vetmeduni Vienna: Whitethroats during migration prefer eating to sleeping

Sleeping is restorative and has a considerable influence on the metabolism, among other things. The extent to which the common whitethroat (Curruca communis) - a migratory bird native to large parts of Europe in summer and sub-Saharan Africa in winter - utilises this fitness advantage during its intercontinental flights was investigated in a recently published study led by the University of Veterinary Medicine, Vienna. According to the study, these feathered long-haul travellers only partially rely on the energetic benefits of sleep. Instead, they tend to concentrate on foraging.

In their study, researchers from Italy and Austria investigated the relationship between sleeping behaviour and posture, metabolic state and energy conservation strategies during bird migration in the whitethroat warbler. The fieldwork was carried out on the island of Ponza, located around 50 km off the west coast of Italy and an important stopover site on one of the most important migration routes for Palaearctic passerines.

Metabolic benefits from sleep are not fully utilised

"We were able to confirm that sleeping in a crouched position leads to energy savings in the metabolism, which results in lower vigilance and an associated higher vulnerability to predators. However, the birds showed no changes in their sleeping behaviour in response to the amount of energy reserves stored," says Ivan Maggini from the Konrad Lorenz Institute of Ethology (KLIVV) at Vetmeduni Vienna, outlining the key research findings.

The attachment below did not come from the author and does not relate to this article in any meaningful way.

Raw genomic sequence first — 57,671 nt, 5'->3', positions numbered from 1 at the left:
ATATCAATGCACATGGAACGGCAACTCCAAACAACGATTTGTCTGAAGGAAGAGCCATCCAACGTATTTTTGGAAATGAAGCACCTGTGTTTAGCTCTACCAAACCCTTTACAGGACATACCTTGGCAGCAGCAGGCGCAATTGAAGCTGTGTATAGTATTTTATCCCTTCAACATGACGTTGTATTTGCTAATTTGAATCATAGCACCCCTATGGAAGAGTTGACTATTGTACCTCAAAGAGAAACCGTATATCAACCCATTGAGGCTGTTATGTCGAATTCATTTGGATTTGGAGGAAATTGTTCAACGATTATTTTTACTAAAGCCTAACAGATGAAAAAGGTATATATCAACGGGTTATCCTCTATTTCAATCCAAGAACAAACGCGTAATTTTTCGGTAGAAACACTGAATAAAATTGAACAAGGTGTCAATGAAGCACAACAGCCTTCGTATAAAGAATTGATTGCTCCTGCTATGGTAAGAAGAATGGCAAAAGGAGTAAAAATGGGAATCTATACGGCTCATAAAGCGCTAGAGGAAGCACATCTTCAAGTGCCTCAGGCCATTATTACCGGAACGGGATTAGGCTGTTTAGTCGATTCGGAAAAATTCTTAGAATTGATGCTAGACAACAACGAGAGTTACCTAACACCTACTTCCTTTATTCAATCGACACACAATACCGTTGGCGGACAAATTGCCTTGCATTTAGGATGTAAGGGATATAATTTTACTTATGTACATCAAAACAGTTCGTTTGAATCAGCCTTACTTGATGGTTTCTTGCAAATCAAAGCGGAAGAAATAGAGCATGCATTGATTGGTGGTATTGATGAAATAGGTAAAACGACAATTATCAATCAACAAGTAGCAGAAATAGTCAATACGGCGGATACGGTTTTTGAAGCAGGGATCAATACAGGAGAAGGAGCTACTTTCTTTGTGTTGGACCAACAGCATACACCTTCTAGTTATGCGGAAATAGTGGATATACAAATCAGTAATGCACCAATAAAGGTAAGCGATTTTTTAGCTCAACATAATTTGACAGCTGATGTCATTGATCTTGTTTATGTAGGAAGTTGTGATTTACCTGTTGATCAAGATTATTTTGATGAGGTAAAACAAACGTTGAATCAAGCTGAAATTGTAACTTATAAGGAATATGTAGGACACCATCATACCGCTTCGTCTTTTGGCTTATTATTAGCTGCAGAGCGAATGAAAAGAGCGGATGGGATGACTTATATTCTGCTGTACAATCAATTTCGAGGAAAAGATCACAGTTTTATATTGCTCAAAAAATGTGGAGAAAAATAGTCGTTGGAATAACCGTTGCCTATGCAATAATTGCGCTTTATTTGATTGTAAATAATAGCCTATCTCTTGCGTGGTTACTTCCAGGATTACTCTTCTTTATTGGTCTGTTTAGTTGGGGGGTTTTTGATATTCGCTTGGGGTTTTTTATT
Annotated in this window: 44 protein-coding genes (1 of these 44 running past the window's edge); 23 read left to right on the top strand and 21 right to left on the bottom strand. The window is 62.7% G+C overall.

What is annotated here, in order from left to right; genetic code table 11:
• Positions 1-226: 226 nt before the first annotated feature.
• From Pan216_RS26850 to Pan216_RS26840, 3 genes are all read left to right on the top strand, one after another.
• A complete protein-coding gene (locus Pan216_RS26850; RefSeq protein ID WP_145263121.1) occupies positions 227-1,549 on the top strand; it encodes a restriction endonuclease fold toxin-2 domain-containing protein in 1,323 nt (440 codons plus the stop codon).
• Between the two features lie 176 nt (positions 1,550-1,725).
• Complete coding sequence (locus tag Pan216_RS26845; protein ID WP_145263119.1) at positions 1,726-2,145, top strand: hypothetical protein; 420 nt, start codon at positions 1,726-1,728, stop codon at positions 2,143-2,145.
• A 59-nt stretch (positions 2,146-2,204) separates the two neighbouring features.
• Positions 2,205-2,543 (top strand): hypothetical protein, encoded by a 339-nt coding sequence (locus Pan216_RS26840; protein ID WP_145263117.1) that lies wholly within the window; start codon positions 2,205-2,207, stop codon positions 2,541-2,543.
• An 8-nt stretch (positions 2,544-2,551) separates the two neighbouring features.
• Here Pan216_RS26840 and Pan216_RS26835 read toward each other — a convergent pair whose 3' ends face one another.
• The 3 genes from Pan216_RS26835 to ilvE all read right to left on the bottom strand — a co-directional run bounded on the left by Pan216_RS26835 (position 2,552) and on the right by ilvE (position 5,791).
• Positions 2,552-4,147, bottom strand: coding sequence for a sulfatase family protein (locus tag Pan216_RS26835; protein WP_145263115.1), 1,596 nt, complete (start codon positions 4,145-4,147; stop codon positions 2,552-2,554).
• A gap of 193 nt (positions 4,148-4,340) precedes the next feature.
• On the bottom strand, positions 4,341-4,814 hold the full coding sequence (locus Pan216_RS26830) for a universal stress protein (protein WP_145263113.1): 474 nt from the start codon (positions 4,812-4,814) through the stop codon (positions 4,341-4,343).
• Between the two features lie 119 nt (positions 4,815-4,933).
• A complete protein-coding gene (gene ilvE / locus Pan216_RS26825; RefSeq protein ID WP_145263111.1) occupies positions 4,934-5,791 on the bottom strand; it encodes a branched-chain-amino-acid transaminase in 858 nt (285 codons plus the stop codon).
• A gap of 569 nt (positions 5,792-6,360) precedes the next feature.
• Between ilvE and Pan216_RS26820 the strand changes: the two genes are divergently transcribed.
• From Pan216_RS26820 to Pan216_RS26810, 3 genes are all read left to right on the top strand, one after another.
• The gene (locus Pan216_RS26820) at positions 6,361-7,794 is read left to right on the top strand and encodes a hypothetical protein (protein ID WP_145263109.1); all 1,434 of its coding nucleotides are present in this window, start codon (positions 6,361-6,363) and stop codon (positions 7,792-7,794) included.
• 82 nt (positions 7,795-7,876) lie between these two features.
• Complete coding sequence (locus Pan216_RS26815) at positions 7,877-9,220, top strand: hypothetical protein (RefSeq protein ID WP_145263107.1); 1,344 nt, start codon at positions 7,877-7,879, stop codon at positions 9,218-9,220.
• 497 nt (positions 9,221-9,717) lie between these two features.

According to Maggini, this indicates that the songbirds do not fully utilise the metabolic benefits of sleep, at least in the observed phase of their migration. "We suspect that whitethroats prefer foraging to sleeping for optimal energy management and to maximise efficiency during their stopovers," says the researcher.

Important new findings for nature conservation

According to the researchers, the underlying ecological causes require further studies and a comparative approach. This is particularly important as only long-distance migratory birds have been studied so far, meaning that it is not yet known how species with shorter migrations deal with sleep. In general, studies on sleep are important for nature conservation, as they show how migratory birds use the various resting places. Maggini comments: "These findings are essential in order to maintain and improve the environmental conditions at these resting places, as the survival of numerous bird species depends on them."

Sleep is essential for survival during bird migration

Resting places, where birds rest and replenish their energy reserves, play an important role in overcoming the challenges associated with bird migration. While sleep is considered vital for all organisms, it becomes even more important during migration, when energy management becomes a matter of survival - as previous studies have clearly demonstrated.

The article „Sleep Posture Influences Metabolic Rate and Vigilance in the Common Whitethroat (Curruca Communis)“ by Maia Pastres, Ivan Maggini, Massimiliano Cardinale, Leonida Fusani and Andrea Ferretti was published in „Integrative and Comparative Biology“.

Scientific article

The sender takes full responsibility for the content of this news item. Content may include forward-looking statements which, at the time they were made, were based on expectations of future events. Readers are cautioned not to rely on these forward-looking statements.

As a life sciences organization based in Vienna, would you like us to promote your news and events? If so, please send your contributions to news(at)lisavienna.at.